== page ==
- sTeve
 
C

Corentin Cras-Méneur

Steve Maser said:
But on a dual-2.3G G5 desktop -- the current version of Office 2004's
"slide show" performance is terrible.

Did you make the slides on a PC?? I found that if you have embedded OLE
objects and other "weird" types of graphics from the Windows side,
rendering speed is tremendously decreased (the formats have to be
"converted" on the Mac each time you want to display them and it takes
forever).

Corentin
 
S

Steve Maser

Corentin Cras-Méneur said:
Did you make the slides on a PC?? I found that if you have embedded OLE
objects and other "weird" types of graphics from the Windows side,
rendering speed is tremendously decreased (the formats have to be
"converted" on the Mac each time you want to display them and it takes
forever).

Corentin


I believe the faculty member in question with his slides only made them
on his Mac. I'd have to ask him about this.

The slides are chock full of "graphics", though -- it's not only pure
text.

But there's no "converting graphic" dialog that would indicate there's
any conversion going on.

- Steve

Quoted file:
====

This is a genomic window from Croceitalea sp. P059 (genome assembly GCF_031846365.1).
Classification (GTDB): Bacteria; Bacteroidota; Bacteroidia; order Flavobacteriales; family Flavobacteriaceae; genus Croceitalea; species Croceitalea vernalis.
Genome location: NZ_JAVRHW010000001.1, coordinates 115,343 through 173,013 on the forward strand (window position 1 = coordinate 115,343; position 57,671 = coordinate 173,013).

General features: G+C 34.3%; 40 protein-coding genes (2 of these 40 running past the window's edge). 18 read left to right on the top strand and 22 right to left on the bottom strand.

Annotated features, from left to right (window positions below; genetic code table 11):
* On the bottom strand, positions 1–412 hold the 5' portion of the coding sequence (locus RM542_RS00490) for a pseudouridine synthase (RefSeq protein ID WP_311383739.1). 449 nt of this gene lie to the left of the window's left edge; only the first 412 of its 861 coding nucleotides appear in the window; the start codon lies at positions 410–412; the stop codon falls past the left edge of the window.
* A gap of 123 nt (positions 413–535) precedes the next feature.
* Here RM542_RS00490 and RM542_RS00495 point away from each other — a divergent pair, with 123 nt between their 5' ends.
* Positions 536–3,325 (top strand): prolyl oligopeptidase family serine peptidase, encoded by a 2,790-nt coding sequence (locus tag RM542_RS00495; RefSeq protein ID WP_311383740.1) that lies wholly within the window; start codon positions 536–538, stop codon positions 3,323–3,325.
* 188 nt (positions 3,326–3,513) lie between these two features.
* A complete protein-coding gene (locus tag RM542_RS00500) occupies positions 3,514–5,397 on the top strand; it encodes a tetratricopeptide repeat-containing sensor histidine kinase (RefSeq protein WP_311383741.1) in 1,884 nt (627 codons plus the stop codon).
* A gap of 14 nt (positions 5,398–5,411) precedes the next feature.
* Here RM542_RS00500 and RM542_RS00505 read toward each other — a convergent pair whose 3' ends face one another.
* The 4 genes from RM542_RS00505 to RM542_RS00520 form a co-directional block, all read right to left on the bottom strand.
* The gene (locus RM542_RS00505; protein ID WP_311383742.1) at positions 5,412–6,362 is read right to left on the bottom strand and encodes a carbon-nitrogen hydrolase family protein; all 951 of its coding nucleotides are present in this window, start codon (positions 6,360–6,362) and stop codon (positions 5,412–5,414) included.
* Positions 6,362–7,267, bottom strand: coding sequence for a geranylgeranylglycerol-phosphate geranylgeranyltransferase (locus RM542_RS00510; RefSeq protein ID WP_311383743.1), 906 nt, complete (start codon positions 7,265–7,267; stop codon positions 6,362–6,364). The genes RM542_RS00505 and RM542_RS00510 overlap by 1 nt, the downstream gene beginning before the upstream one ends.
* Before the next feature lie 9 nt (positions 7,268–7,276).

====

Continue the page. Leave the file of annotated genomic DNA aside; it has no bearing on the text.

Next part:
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D

Dave Fritzinger

Steve said:
I believe the faculty member in question with his slides only made them
on his Mac. I'd have to ask him about this.

The slides are chock full of "graphics", though -- it's not only pure
text.

But there's no "converting graphic" dialog that would indicate there's
any conversion going on.

I posted on this very subject a month ago or so. Indeed, I find things
so bad (even on a PM, dual 2 Gig) that I have purchased Keynote to run
on the MacBook Pro, since PP would be slowed down even more by the
requirement to translate everything for the intel processor. At least
Keynote is Universal.
 
C

Corentin Cras-Méneur

Steve Maser said:
I believe the faculty member in question with his slides only made them
on his Mac. I'd have to ask him about this.

The slides are chock full of "graphics", though -- it's not only pure
text.

I see... If the graphics are a simple copy and paste from Excel, you
have the Entire Excel spreadsheet embedded with it (for ediatability).
What I do now, is copy the graphic in Excel and past Special in PPT to
paste as Image.
I wonder whether he could Cut the graphic in PPT and paste special as
image to somehow eliminate the issue. Of course, yo loose the
editability of the graphic in the process...